CPL304110 shows acceptable toxicity and early signs of activity in heavily pre-treated patients with advanced solid malignancies
According to results from a phase IA trial presented at the ESMO Targeted Anticancer Therapies Congress 2023 (Paris, 6–8 March), treatment with a new tyrosine kinase inhibitor of fibroblast growth factor receptor (FGFR) 1–3, CPL304110, led to a partial response in three out of 21 patients receiving the oral therapy (Abstract 46O). Cross-tumour benefits were observed in squamous cell lung cancer, basal cell carcinoma and cholangiocarcinoma.
This resulted in a response rate of 14.3% among all patients (those with aberrations in tumour FGFR and those not screened for tumour FGFR aberrations), which rose to 50.0% among patients with tumour FGFR aberrations. Stable disease was observed in 10 patients.
CPL304110 was administered every 28 days at escalating doses of 12.5 mg to 100 mg once daily in patients not screened for tumour FGFR aberrations and at a dose of 175 mg once or twice daily in patients with documented tumour FGFR aberrations. In the overall population, the most common treatment-related adverse events (TRAEs) included ocular toxicity (23.8%), anaemia (19.0%), dry eyes and dry mouth (both 14.3%). At the time of reporting, there were two incidences of grade ≥3 TRAE (oral cavity fungal infection and alkaline phosphatase increase). Preliminary results suggest a low potential for CPL304110 accumulation and linear pharmacokinetics. The recommended phase II dose will be selected following completion of the phase IB part of the trial.
“In addition to the promising efficacy findings from this trial, the adverse event profile of CPL304110 appears particularly encouraging,” says Prof. Christian Rolfo from the Tisch Cancer Institute, New York, NY, USA. “While FGFR inhibitors have transformed the care of patients with tumours harbouring FGFR aberrations, the widespread involvement of FGFR in physiological pathways meant that the early-generation, relatively non-specific, inhibitors were limited by sometimes severe toxicity. So, it is reassuring that the safety profile of CPL304110 was in line with that of the new, more specific inhibitors and that only two patients in this phase I trial developed a TRAE of at least grade 3,” he says. “Clearly, we need more data before we can begin to speculate on the value of CPL304110 in the clinic, but it is worth noting that it will be entering the field behind other enhanced-specificity agents, such as the FGFR 1–4 inhibitor, futibatinib. So, it will be important to gain an understanding of how the different FGFR inhibitors can best be used, in terms of sequencing and in combination with other treatments,” observes Rolfo. He adds, “Exploratory analyses on FGFR aberrations will be critical to further define the subgroup of patients that derives the greatest benefit from this agent.”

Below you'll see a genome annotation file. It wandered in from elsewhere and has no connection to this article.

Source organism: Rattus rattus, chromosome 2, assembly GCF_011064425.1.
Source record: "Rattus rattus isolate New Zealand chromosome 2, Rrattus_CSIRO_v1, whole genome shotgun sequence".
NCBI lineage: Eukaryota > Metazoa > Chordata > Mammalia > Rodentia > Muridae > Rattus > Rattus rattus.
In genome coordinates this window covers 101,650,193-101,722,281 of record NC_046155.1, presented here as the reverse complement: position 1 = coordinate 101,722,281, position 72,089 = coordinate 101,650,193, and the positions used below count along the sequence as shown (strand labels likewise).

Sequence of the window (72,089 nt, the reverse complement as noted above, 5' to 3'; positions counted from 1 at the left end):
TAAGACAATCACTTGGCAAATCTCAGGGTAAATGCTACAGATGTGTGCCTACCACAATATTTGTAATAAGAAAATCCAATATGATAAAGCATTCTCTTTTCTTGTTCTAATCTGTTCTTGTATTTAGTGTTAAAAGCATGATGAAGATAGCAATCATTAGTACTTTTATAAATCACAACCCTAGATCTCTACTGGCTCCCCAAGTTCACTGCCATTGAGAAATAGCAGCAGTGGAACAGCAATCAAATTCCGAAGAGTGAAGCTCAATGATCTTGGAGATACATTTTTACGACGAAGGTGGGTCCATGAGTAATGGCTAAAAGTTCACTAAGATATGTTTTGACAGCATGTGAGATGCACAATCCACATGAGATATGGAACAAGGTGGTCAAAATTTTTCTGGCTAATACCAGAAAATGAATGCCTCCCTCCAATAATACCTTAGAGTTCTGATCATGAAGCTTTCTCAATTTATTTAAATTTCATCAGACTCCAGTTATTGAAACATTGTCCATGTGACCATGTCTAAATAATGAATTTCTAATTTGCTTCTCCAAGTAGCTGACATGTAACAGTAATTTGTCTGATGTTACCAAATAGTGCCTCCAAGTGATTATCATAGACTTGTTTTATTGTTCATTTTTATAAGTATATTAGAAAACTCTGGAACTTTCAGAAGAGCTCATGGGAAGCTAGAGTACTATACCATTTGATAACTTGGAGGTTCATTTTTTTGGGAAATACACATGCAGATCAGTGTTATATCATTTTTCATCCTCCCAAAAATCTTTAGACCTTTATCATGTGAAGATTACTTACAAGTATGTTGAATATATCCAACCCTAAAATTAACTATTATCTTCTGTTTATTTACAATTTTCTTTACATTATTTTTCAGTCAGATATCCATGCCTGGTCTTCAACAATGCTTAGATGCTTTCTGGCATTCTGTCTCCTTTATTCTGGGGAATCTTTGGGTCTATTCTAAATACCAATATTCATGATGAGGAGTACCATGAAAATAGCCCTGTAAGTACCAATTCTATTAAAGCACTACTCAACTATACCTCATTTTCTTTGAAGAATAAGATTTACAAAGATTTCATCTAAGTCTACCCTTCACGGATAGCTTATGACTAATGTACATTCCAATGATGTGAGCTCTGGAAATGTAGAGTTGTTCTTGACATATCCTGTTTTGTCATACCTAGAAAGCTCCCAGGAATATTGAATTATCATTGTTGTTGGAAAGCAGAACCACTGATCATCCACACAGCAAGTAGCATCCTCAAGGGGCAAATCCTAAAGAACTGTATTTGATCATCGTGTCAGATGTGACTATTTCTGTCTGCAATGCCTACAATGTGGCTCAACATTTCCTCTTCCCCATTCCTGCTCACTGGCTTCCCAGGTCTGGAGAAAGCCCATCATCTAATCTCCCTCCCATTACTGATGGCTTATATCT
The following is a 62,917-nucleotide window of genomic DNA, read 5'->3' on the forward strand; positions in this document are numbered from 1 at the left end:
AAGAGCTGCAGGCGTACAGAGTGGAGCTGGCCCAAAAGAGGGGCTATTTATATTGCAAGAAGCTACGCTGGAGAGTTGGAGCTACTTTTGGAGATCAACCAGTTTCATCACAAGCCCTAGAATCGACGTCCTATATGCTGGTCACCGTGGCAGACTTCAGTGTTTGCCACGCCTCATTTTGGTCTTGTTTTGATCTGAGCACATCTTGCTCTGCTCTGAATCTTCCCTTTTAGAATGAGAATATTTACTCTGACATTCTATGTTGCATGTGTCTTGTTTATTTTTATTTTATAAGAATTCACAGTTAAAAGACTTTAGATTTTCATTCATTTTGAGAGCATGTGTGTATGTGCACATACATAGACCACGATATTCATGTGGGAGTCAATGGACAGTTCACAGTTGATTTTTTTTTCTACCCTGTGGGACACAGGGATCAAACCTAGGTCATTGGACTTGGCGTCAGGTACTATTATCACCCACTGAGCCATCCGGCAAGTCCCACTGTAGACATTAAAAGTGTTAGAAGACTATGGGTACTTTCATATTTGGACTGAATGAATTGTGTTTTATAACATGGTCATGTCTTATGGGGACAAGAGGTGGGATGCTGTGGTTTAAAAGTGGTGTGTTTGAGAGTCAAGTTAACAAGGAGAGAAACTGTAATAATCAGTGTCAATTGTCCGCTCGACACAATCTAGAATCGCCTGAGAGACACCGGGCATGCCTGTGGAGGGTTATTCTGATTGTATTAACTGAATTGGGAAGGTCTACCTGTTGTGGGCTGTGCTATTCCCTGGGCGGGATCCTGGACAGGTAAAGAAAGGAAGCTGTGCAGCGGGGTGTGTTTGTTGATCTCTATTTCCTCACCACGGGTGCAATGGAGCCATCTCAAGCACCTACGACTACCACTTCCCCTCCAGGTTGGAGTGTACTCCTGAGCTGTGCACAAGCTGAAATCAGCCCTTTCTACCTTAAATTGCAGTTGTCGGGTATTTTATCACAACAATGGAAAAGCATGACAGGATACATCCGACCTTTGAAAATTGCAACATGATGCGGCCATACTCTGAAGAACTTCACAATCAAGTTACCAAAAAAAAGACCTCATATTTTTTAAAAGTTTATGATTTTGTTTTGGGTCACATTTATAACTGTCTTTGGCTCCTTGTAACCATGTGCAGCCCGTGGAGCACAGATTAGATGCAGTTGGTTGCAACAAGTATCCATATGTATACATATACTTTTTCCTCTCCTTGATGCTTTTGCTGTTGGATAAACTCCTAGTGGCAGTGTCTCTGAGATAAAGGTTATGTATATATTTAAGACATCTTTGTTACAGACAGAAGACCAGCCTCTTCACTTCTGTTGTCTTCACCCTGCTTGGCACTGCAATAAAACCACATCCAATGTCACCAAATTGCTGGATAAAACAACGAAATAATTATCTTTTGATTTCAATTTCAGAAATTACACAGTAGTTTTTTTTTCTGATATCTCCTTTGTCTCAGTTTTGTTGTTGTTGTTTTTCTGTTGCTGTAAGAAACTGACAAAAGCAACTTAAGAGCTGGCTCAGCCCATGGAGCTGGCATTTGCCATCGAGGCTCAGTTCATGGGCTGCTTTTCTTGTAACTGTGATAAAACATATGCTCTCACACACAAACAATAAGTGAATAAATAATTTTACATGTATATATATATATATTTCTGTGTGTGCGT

Looking ahead, the success of FGFR inhibitors in clinical practice relies on the accurate identification of tumour FGFR aberrations and Rolfo thinks that improved technologies, such as whole-genome sequencing and circulating tumour (ct)DNA analysis, will be critical to achieving this. “The inevitable development of resistance is another major challenge, and the use of novel strategies, such as the concomitant use of proteolysis inhibitors, may help to overcome this,” he concludes.
Lugowska I, et al. Preliminary results from a phase IA trial of selective FGFR1-3 inhibitor CPL304110 in patients with FGFR-deregulated advanced solid malignancies. ESMO Targeted Anticancer Therapies Congress 2023, Abstract 46O
Proffered Paper Session, 07.03.2023, h. 17:05 – 18:20, Amphitheatre Bordeaux